With the deadly COVID-19 virus forcing businesses into shutdown mode, PRC labour laws are scrambling to regulate a new norm for work conditions and payment standards. Lesli Ligorner and Zhu Yuting explain

When the approximately 1.4 billion people in the People’s Republic of China were looking forward to their plans for the Chinese New Year holiday, which officially began on 24 January 2020, no one could have imagined that two months later there would be millions of factories closed or working with skeleton staff, millions of people locked down for more than six weeks in Hubei province, and few if any people out in the streets or the parks enjoying the plum and cherry blossoms that traditionally attract huge crowds at this time of year.

These are unprecedented times globally, but more particularly for a country like China, with a centrally planned economy that has been transitioning to a controlled market economy. The result has been numerous regulations that aim to shield the workforce from bearing the cost of the novel coronavirus disease called COVID-19, and the placement of these costs on employers, and on stabilizing the employment relationship.

More specifically, the central government has issued various regulations, at both national and local levels, to address employment issues such as the execution of the start of a new employment relationship, salary payment standards, conditions for companies resuming operations, and termination issues during this period. This article summarizes the more significant regulations related to these employment issues and provides insight for companies in China to resolve these issues during this challenging time.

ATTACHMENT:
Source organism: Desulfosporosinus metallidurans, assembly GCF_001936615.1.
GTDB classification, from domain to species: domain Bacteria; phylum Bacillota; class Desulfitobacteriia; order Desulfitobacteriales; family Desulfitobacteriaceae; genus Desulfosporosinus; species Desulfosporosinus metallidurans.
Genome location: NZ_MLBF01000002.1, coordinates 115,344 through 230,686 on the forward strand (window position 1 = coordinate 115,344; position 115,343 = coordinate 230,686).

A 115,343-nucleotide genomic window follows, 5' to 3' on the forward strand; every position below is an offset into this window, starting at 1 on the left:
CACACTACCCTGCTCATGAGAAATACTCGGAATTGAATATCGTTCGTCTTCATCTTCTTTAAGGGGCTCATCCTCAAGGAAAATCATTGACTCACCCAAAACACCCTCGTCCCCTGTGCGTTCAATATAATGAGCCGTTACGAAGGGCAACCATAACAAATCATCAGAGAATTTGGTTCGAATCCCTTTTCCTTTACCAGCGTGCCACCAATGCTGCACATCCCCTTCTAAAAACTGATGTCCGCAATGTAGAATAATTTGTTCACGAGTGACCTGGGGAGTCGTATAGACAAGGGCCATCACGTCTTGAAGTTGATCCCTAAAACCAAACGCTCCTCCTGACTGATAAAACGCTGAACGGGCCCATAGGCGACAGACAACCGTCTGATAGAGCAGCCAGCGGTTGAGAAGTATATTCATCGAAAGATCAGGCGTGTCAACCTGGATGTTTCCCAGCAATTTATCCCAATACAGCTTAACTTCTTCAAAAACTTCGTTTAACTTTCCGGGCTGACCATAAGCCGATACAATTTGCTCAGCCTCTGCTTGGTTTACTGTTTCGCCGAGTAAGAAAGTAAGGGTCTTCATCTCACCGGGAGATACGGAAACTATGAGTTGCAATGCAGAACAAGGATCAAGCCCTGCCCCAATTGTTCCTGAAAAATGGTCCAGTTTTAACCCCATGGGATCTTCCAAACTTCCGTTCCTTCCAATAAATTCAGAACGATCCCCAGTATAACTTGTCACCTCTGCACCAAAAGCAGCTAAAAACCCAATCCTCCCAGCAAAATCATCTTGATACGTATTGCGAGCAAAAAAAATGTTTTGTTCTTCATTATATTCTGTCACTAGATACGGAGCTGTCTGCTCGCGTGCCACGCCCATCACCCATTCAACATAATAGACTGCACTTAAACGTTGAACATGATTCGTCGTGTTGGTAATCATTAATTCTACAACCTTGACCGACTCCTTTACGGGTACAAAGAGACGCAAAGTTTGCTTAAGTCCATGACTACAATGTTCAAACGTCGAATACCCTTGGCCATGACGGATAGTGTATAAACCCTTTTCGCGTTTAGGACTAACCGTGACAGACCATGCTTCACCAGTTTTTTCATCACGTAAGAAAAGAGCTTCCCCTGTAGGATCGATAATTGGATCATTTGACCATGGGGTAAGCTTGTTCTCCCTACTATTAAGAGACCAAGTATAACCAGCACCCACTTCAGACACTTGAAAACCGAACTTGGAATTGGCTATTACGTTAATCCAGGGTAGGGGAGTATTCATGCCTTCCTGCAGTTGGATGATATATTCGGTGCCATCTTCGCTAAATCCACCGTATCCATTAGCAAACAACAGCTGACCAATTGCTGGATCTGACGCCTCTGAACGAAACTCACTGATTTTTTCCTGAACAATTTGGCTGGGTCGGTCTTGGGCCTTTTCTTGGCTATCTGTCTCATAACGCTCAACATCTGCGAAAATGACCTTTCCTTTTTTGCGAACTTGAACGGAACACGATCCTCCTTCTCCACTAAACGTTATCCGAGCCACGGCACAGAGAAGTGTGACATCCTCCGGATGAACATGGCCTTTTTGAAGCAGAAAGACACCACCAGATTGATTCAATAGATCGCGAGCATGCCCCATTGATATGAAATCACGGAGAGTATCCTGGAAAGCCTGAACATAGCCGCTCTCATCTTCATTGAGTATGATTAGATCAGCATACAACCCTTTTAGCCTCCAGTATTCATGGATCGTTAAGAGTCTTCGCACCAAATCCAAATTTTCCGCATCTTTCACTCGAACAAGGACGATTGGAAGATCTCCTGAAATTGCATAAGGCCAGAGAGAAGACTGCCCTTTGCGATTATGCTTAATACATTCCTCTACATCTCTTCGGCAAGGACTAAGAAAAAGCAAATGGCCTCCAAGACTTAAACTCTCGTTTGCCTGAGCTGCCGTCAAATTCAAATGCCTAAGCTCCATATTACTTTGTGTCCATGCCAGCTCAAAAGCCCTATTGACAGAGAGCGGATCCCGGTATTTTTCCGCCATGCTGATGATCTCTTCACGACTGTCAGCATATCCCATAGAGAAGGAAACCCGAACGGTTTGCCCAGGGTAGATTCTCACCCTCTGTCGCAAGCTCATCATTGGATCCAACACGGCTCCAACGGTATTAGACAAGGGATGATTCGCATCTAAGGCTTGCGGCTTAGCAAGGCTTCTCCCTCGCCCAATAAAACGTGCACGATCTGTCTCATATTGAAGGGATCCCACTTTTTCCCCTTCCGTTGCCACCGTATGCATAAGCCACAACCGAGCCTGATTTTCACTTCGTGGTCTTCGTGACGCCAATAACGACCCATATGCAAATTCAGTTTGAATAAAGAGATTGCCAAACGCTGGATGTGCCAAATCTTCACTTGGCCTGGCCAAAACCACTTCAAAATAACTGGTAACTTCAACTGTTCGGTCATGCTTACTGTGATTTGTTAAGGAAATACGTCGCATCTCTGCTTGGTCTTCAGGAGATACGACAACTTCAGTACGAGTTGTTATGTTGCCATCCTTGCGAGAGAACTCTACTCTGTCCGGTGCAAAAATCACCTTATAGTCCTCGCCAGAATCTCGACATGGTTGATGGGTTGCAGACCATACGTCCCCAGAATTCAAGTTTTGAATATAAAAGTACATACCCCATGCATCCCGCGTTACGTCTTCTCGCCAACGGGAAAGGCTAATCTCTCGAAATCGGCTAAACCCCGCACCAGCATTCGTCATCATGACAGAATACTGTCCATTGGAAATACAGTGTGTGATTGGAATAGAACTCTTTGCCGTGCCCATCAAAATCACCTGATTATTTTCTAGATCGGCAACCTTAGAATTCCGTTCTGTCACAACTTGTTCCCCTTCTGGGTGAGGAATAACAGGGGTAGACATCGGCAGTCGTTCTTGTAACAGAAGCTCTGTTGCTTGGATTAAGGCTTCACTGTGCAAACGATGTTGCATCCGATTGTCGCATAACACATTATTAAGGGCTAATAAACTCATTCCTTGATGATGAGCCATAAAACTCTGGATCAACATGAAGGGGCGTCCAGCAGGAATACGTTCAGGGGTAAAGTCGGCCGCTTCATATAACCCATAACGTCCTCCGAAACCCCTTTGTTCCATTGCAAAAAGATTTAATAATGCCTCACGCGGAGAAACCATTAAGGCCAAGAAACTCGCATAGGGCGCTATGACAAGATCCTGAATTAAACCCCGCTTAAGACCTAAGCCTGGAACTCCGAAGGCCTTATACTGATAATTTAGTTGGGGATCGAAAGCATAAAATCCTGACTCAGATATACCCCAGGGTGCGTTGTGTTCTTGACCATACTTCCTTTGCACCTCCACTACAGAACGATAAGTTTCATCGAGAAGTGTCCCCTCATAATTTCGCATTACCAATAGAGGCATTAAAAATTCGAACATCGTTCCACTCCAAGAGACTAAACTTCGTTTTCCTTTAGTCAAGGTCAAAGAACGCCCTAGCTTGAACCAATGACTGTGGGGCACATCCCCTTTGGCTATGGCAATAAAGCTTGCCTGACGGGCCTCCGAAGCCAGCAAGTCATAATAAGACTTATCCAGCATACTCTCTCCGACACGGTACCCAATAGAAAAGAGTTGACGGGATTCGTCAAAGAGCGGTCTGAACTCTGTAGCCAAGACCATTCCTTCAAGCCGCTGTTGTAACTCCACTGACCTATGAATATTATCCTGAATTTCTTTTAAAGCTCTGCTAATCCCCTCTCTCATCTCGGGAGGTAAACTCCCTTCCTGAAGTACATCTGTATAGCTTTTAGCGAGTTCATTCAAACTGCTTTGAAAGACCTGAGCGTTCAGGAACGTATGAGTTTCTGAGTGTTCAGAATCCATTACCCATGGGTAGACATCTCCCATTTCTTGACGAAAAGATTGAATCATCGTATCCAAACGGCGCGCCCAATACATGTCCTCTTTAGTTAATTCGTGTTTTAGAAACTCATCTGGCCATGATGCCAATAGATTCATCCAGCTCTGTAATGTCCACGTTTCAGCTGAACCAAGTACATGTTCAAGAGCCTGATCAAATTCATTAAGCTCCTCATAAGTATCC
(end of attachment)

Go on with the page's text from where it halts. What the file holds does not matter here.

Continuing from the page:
Commencement of employment

During the pandemic prevention and control period, or the COVID-19 period, it has been more difficult for companies to execute an employment contract with employees. Generally, the employer and employee are required to execute two original employment contracts, with each party retaining a copy.

However, this has not been possible, as some employees cannot return to the office and sign the contract on site, either on their own behalf or as a representative of the employer, due to the COVID-19 situation.

You must be a subscribersubscribersubscribersubscriber to read this content, please subscribesubscribesubscribesubscribe today.

For group subscribers, please click here to access.
Interested in group subscription? Please contact us.



Lesli Ligorner is a partner and Zhu Yuting is an associate in the Beijing Representative Office of Morgan Lewis & Bockius